In the JournalsPerspective

Association found between progression of retinopathy, kidney disease

Researchers postulated that similar risk factors may affect the progression of retinopathy and chronic kidney disease after finding an association between the two.

Prior to this study, there was no known association between the progression of retinopathy and concurrent progression of chronic kidney disease (CKD), the authors said.

Researchers evaluated the data of 1,025 patients with CKD who were enrolled in the multicenter, prospective Chronic Renal Insufficiency Cohort Study. They included patients who underwent two fundus photography sessions, 3.5 years apart, which were reviewed by masked graders for both presence and severity of retinopathy as well as vessel calibers.

The association between the progression of retinopathy and CKD was evaluated using univariable and multivariable logistic regression models.

In the univariable analysis of participants with baseline and follow-up photography, the odds ratio for retinopathy progression associated with CKD progression was 2.24 (95% CI, 1.28-3.91; P = .005). The multivariable analysis revealed an odds ratio of 1.62 (95% CI, 0.77-3.39; P = .20).

Additionally, researchers found a statistically significant association between the progression of retinopathy and CKD in patients without diabetes (odds ratio, 3.42; P = .02).

The authors stated that the pathologic changes in diabetes could possibly affect the progression of CKD.

They concluded that because the link between CKD and retinopathy is not statistically significant after adjustment for known risk factors, the progression of both diseases may be facilitated by similar mechanisms.

Additionally, because a substantial prevalence and progression of retinopathy was found in patients with CKD, those with kidney disease should be monitored for eye disease, they said. – by Scott Buzby

Disclosure: The authors report no relevant financial disclosures.

Researchers postulated that similar risk factors may affect the progression of retinopathy and chronic kidney disease after finding an association between the two.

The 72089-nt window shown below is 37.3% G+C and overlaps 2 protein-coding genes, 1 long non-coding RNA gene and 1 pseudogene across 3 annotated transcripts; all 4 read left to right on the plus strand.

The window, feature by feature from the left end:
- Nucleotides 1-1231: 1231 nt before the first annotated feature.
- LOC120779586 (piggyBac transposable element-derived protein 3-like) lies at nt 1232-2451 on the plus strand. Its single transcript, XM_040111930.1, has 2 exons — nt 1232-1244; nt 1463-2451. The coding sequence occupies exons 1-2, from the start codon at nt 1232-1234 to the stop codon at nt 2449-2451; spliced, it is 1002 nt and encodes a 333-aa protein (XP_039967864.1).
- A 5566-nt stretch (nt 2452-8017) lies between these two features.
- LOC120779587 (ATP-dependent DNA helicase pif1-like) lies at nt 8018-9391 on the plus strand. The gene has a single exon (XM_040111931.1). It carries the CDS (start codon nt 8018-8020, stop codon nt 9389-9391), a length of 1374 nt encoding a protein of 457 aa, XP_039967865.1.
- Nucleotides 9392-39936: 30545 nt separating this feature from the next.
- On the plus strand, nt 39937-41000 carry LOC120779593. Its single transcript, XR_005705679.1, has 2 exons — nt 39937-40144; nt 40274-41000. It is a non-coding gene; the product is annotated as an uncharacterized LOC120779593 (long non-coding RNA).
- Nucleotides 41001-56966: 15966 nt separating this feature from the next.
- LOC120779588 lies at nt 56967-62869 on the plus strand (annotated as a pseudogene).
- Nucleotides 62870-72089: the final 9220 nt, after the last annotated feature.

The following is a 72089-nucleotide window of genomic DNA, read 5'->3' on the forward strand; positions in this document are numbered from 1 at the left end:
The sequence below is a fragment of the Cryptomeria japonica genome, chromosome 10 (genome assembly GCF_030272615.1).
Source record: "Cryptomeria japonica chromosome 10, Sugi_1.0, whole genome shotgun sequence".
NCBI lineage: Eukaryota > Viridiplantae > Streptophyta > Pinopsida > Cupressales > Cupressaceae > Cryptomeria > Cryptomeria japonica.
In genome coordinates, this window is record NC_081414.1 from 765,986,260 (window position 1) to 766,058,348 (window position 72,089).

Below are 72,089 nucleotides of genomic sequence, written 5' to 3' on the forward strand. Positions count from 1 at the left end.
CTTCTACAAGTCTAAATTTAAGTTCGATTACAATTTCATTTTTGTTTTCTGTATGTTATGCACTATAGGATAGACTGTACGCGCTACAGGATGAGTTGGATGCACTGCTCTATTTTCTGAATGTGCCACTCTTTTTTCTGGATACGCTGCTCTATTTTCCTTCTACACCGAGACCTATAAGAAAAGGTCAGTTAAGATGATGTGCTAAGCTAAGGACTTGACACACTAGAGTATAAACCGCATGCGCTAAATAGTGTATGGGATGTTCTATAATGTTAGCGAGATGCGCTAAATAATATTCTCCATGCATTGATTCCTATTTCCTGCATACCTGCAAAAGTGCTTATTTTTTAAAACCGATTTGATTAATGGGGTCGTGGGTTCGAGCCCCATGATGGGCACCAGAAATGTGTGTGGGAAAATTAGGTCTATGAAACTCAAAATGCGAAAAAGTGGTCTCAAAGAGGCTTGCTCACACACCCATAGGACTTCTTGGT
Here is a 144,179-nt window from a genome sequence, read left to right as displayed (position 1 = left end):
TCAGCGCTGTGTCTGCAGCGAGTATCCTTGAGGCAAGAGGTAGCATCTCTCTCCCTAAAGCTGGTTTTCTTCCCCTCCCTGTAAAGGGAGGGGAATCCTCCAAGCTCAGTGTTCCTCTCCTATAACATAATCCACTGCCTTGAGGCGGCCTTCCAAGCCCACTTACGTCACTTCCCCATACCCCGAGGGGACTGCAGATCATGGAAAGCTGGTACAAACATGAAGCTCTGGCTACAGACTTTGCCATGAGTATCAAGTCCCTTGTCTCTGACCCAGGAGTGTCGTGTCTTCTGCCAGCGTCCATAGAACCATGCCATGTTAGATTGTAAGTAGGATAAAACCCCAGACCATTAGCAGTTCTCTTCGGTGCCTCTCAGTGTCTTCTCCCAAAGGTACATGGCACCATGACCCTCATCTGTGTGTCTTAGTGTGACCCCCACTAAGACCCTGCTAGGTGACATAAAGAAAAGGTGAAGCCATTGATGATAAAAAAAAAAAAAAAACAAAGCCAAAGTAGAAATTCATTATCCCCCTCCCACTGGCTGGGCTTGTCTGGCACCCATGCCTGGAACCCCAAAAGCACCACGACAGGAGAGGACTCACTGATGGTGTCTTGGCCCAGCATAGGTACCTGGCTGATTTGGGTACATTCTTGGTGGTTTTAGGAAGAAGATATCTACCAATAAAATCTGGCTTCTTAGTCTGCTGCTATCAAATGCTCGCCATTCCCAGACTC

Prior to this study, there was no known association between the progression of retinopathy and concurrent progression of chronic kidney disease (CKD), the authors said.

Researchers evaluated the data of 1,025 patients with CKD who were enrolled in the multicenter, prospective Chronic Renal Insufficiency Cohort Study. They included patients who underwent two fundus photography sessions, 3.5 years apart, which were reviewed by masked graders for both presence and severity of retinopathy as well as vessel calibers.

The association between the progression of retinopathy and CKD was evaluated using univariable and multivariable logistic regression models.

In the univariable analysis of participants with baseline and follow-up photography, the odds ratio for retinopathy progression associated with CKD progression was 2.24 (95% CI, 1.28-3.91; P = .005). The multivariable analysis revealed an odds ratio of 1.62 (95% CI, 0.77-3.39; P = .20).

Additionally, researchers found a statistically significant association between the progression of retinopathy and CKD in patients without diabetes (odds ratio, 3.42; P = .02).

The authors stated that the pathologic changes in diabetes could possibly affect the progression of CKD.

They concluded that because the link between CKD and retinopathy is not statistically significant after adjustment for known risk factors, the progression of both diseases may be facilitated by similar mechanisms.

Additionally, because a substantial prevalence and progression of retinopathy was found in patients with CKD, those with kidney disease should be monitored for eye disease, they said. – by Scott Buzby

Disclosure: The authors report no relevant financial disclosures.

    Perspective
    Carolyn E. Majcher

    Carolyn E. Majcher

    As optometrists, we have the unique advantage of being able to directly examine retinal vasculature in vivo. It has long been postulated that retinal vascular disease heralds widespread systemic microvascular dysfunction. Previous work has demonstrated an association between retinopathy and kidney disease. Results from this Chronic Renal Insufficiency Cohort study suggest that progression of retinopathy is associated with concurrent progression of CKD and that both entities are likely fueled by similar risk factors.

    In this study, approximately 20% of participants with retinopathy progression over a mean of 3.5 years experienced a 50% decline in kidney function or developed end-stage disease requiring dialysis or kidney transplant. In addition, approximately 20% with deterioration of CKD experienced concurrent worsening of retinopathy.

    These findings signify a need for vigilant monitoring and frequent fundus examination of those with known progression of CKD, as parallel progression to treatable retinopathy may occur. Additionally, close communication between optometrists and internists/nephrologists is of upmost importance, and retinopathy progression should be promptly reported. We must never forget that the eye is the window to the systemic circulatory system, and that retinopathy often reflects widespread microvascular disease.

    • Carolyn E. Majcher, OD, FAAO
    • Assistant clinical professor
      Chief, Retinal Disease Clinic

    Disclosures: Majcher reports she is a consultant and paid speaker for Carl Zeiss Meditec. She has received research materials from Nidek and Diopsys.